Now that Spring Break is over, it’s time to get back into the swing of things!
Like many others, I did not do much over Spring Break. I took the time to relax and get some much needed rest after the stressful weeks leading up to Break. It seems like almost every class I’m in decided some big portion of a project or a paper was due before the Break, so I didn’t feel like doing much.
This doesn’t mean I didn’t do anything though! I took some time over Break to look through the remaining websites Shannon gave us access to. I discovered pretty quickly that these sites were not going to be as easy to work with as the previous ones. Why? Well, the first handful of sites were from 2014-2016. The majority of them were Omeka sites and Omeka Classic looks very similar to the 2022 version. The sites we’re working with now are from 2008-2010. And Omeka 1.1 is a beast that does not like to be touched. At all.
I’ve hit a roadblock on two out of three of the Omeka sites we were most recently given access to. These sites have similar issues: maps are broken, timelines gone, and the pesky login/register links were present when they aren’t supposed to be there at all. I quickly discovered the map and timeline issues are probably a lost cause, because the software that used to run them is now defunct and no longer operable. Plus there’s no information that tells us what may have been on these timelines and maps, so we may be forced to do away with them completely. The other issue I mentioned about the login/register buttons is just as frustrating. We were told to remove all login/register buttons on DH sites to reduce the risk of hacking or spam. However, these sites use a plugin called MyOmeka to provide the button which, when deactivated, takes the entire site’s information with it. See my dilemma? I’m currently trying to figure this issue out, and will hopefully have better results by next week.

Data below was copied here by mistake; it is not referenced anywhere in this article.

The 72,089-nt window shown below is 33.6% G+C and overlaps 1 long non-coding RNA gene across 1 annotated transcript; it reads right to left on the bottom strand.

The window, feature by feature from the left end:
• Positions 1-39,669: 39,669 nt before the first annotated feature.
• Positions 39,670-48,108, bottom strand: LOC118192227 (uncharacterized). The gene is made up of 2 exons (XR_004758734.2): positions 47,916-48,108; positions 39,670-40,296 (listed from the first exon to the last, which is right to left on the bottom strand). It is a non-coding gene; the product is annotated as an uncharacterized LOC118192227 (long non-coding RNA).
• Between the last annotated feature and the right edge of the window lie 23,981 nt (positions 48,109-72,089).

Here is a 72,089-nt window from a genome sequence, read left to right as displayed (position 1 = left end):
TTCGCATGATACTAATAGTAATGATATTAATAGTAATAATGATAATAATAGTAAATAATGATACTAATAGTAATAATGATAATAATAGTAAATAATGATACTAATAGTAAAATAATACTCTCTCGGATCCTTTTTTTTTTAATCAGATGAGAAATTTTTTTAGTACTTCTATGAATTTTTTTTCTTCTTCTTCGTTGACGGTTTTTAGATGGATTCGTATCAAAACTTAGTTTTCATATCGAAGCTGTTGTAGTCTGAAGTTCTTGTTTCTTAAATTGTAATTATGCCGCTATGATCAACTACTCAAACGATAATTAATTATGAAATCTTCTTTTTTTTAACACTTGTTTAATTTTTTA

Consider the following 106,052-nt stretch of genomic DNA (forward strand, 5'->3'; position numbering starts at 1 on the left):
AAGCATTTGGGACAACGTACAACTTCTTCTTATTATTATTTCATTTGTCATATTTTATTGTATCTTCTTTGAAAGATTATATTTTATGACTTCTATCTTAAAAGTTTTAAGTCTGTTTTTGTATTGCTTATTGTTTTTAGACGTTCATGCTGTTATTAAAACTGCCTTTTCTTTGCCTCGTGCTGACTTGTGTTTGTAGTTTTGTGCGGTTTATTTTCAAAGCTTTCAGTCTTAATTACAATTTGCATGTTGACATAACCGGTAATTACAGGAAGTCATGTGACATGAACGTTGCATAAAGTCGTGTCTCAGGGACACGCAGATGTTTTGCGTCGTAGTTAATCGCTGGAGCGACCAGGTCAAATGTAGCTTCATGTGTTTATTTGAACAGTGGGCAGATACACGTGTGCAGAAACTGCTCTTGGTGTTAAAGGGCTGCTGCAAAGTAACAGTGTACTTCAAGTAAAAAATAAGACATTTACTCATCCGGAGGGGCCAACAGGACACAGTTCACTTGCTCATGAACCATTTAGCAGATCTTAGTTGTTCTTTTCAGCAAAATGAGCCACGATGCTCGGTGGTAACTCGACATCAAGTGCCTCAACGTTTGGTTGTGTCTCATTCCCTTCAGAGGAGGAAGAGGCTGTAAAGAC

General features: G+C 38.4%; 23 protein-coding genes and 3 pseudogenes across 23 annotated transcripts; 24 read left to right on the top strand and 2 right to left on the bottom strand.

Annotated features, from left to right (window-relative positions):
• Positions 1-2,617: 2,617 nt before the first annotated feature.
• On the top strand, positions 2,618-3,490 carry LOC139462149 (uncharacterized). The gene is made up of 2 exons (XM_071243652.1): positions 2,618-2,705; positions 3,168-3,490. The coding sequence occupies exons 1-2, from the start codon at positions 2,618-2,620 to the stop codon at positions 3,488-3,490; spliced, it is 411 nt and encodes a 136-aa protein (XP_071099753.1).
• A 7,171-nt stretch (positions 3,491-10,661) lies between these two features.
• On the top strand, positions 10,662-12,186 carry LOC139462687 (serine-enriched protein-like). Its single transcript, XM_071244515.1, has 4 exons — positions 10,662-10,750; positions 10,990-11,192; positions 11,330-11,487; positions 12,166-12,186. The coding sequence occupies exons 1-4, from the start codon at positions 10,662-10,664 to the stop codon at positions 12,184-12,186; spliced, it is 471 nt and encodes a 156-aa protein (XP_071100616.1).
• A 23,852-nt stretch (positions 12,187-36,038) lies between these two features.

On a happier note, I have made progress with two WordPress sites. WordPress, thankfully, does not put up as much of a fight as Omeka. Plus, many of these issues were things I knew how to fix. For example, the Then and Now site had a map that wouldn’t load map markers and the dropdown menu simply wouldn’t work anymore. Updating WordPress broke the site, so I was forced to redirect people from the map to the posts page by providing an explanation, as well as adding some directly to the menu because some custom code from 2016 does not allow the dropdown menus to work anymore. Century America had an issue with a TimelineJS project not loading. Thankfully Dr. McClurken was able to get into contact with one of the former students who worked on the project and she provided us with the link to the Google Spreadsheet containing the timeline. I had to reconfigure the embed link and update some of the images due to broken links, but ran into no other issues.
While I was working on this, the other members of my group have been working to transfer everything onto our central site. I am due to start writing up blog posts that talk about the changes to certain sites, so stay tuned for that!